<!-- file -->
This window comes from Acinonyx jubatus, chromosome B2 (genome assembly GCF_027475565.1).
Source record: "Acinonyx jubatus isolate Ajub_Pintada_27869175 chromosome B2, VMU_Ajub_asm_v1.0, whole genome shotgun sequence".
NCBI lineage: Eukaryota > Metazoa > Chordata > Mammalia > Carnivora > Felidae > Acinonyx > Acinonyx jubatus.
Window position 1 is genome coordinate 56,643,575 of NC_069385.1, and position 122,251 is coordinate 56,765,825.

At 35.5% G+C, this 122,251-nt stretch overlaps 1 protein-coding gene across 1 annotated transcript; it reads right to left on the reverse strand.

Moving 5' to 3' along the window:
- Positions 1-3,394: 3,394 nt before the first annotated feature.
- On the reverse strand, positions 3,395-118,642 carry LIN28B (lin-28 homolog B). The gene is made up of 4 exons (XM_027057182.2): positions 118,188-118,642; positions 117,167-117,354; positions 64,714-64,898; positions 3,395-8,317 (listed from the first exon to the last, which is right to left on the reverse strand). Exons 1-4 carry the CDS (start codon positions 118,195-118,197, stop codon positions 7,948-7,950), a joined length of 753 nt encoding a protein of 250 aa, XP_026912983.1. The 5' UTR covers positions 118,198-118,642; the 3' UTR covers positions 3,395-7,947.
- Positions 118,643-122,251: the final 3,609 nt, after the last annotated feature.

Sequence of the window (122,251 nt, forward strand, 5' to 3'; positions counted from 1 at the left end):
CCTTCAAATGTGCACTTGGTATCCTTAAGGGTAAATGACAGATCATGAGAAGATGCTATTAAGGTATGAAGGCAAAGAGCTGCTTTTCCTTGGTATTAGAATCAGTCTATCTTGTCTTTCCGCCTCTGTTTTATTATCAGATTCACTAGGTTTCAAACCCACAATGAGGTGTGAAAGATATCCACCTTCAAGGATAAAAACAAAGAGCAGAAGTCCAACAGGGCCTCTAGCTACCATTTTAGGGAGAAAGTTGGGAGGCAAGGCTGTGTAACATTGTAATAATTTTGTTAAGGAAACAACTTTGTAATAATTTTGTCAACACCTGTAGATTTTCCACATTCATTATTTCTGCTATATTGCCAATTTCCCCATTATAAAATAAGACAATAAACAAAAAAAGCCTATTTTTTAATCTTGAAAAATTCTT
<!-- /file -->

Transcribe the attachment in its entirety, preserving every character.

This window comes from Acinonyx jubatus, chromosome B2 (genome assembly GCF_027475565.1).
Source record: "Acinonyx jubatus isolate Ajub_Pintada_27869175 chromosome B2, VMU_Ajub_asm_v1.0, whole genome shotgun sequence".
NCBI lineage: Eukaryota > Metazoa > Chordata > Mammalia > Carnivora > Felidae > Acinonyx > Acinonyx jubatus.
Window position 1 is genome coordinate 56,643,575 of NC_069385.1, and position 122,251 is coordinate 56,765,825.

At 35.5% G+C, this 122,251-nt stretch overlaps 1 protein-coding gene across 1 annotated transcript; it reads right to left on the reverse strand.

Moving 5' to 3' along the window:
- Positions 1-3,394: 3,394 nt before the first annotated feature.
- On the reverse strand, positions 3,395-118,642 carry LIN28B (lin-28 homolog B). The gene is made up of 4 exons (XM_027057182.2): positions 118,188-118,642; positions 117,167-117,354; positions 64,714-64,898; positions 3,395-8,317 (listed from the first exon to the last, which is right to left on the reverse strand). Exons 1-4 carry the CDS (start codon positions 118,195-118,197, stop codon positions 7,948-7,950), a joined length of 753 nt encoding a protein of 250 aa, XP_026912983.1. The 5' UTR covers positions 118,198-118,642; the 3' UTR covers positions 3,395-7,947.
- Positions 118,643-122,251: the final 3,609 nt, after the last annotated feature.

Sequence of the window (122,251 nt, forward strand, 5' to 3'; positions counted from 1 at the left end):
CCTTCAAATGTGCACTTGGTATCCTTAAGGGTAAATGACAGATCATGAGAAGATGCTATTAAGGTATGAAGGCAAAGAGCTGCTTTTCCTTGGTATTAGAATCAGTCTATCTTGTCTTTCCGCCTCTGTTTTATTATCAGATTCACTAGGTTTCAAACCCACAATGAGGTGTGAAAGATATCCACCTTCAAGGATAAAAACAAAGAGCAGAAGTCCAACAGGGCCTCTAGCTACCATTTTAGGGAGAAAGTTGGGAGGCAAGGCTGTGTAACATTGTAATAATTTTGTTAAGGAAACAACTTTGTAATAATTTTGTCAACACCTGTAGATTTTCCACATTCATTATTTCTGCTATATTGCCAATTTCCCCATTATAAAATAAGACAATAAACAAAAAAAGCCTATTTTTTAATCTTGAAAAATTCTT